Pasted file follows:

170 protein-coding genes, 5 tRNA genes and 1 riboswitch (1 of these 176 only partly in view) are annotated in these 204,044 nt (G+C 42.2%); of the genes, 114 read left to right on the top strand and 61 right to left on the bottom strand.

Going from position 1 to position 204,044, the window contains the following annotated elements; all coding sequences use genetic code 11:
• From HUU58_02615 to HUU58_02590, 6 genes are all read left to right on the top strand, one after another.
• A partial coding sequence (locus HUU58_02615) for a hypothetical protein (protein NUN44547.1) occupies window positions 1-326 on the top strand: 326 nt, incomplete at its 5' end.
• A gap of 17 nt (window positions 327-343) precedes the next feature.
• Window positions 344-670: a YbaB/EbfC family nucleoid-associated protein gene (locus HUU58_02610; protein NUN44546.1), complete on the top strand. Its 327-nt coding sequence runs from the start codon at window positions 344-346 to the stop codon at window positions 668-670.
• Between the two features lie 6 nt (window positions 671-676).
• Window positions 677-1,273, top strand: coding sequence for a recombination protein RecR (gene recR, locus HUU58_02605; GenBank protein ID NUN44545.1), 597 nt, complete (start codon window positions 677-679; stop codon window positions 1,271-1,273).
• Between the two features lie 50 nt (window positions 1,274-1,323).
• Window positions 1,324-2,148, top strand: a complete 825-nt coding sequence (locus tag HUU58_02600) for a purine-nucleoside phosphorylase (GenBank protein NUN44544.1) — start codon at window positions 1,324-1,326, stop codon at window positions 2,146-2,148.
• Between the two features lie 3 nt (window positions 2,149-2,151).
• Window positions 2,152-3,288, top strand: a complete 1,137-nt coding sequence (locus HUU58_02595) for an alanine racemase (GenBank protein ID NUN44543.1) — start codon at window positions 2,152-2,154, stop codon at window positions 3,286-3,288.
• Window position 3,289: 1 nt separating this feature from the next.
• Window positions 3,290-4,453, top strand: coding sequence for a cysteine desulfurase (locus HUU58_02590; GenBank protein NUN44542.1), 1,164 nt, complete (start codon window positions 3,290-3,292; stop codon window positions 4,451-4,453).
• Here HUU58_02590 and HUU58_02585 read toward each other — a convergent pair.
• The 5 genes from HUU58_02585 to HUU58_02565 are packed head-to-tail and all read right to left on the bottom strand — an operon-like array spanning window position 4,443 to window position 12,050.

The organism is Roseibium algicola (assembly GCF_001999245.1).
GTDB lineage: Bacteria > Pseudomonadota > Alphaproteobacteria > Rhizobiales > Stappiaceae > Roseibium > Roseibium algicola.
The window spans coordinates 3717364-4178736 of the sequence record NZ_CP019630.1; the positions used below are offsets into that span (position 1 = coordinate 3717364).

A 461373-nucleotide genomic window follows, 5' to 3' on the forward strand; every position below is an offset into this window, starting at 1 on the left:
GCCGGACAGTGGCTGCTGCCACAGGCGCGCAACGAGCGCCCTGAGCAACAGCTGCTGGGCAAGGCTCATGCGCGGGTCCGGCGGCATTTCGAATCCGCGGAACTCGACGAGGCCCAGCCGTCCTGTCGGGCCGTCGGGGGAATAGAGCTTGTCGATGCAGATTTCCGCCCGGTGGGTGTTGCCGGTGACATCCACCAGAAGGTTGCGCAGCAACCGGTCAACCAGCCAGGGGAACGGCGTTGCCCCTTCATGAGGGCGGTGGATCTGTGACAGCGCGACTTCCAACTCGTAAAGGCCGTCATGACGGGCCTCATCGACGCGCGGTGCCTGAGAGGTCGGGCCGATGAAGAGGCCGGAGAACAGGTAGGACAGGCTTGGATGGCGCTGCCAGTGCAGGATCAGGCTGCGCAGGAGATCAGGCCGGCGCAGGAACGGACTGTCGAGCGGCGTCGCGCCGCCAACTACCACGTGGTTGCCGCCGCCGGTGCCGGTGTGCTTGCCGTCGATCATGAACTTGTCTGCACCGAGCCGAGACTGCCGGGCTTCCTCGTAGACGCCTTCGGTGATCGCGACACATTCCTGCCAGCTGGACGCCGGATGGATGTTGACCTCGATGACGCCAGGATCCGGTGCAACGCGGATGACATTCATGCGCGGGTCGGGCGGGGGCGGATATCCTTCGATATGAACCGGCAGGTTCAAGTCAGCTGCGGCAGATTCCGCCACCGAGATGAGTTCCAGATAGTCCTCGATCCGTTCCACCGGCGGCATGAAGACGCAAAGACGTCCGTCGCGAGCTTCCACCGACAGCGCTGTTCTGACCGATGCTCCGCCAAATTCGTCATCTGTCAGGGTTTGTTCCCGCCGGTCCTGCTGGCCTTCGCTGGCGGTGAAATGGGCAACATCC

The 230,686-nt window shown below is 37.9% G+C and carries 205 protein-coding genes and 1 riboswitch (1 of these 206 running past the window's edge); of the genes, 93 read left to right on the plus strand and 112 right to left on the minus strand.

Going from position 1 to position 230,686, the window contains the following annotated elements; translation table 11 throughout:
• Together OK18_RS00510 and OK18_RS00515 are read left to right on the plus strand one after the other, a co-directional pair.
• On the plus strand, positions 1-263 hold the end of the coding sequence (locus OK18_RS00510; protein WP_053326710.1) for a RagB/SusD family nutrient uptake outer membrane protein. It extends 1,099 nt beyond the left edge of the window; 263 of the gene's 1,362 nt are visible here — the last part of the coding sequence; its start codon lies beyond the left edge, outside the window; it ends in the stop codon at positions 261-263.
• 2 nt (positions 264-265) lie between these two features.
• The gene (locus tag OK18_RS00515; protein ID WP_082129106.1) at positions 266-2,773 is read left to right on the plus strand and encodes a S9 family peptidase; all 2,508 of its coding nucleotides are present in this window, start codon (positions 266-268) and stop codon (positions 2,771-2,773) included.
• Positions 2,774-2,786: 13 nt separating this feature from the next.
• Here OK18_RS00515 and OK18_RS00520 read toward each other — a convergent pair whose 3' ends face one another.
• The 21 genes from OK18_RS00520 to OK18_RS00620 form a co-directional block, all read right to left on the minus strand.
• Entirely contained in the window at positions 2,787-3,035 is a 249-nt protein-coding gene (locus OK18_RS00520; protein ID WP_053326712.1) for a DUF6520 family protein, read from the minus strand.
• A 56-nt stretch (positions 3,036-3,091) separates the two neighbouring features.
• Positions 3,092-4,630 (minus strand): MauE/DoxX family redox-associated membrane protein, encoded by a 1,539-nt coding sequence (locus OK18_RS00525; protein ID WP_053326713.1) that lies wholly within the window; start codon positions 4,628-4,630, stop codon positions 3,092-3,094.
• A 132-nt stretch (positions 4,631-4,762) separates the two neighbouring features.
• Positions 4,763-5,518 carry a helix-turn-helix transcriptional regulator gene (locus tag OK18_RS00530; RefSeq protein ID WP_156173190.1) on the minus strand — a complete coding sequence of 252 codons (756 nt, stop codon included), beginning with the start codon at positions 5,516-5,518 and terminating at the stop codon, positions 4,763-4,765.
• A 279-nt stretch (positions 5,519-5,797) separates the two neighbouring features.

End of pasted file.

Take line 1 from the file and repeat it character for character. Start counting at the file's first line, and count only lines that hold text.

170 protein-coding genes, 5 tRNA genes and 1 riboswitch (1 of these 176 only partly in view) are annotated in these 204,044 nt (G+C 42.2%); of the genes, 114 read left to right on the top strand and 61 right to left on the bottom strand.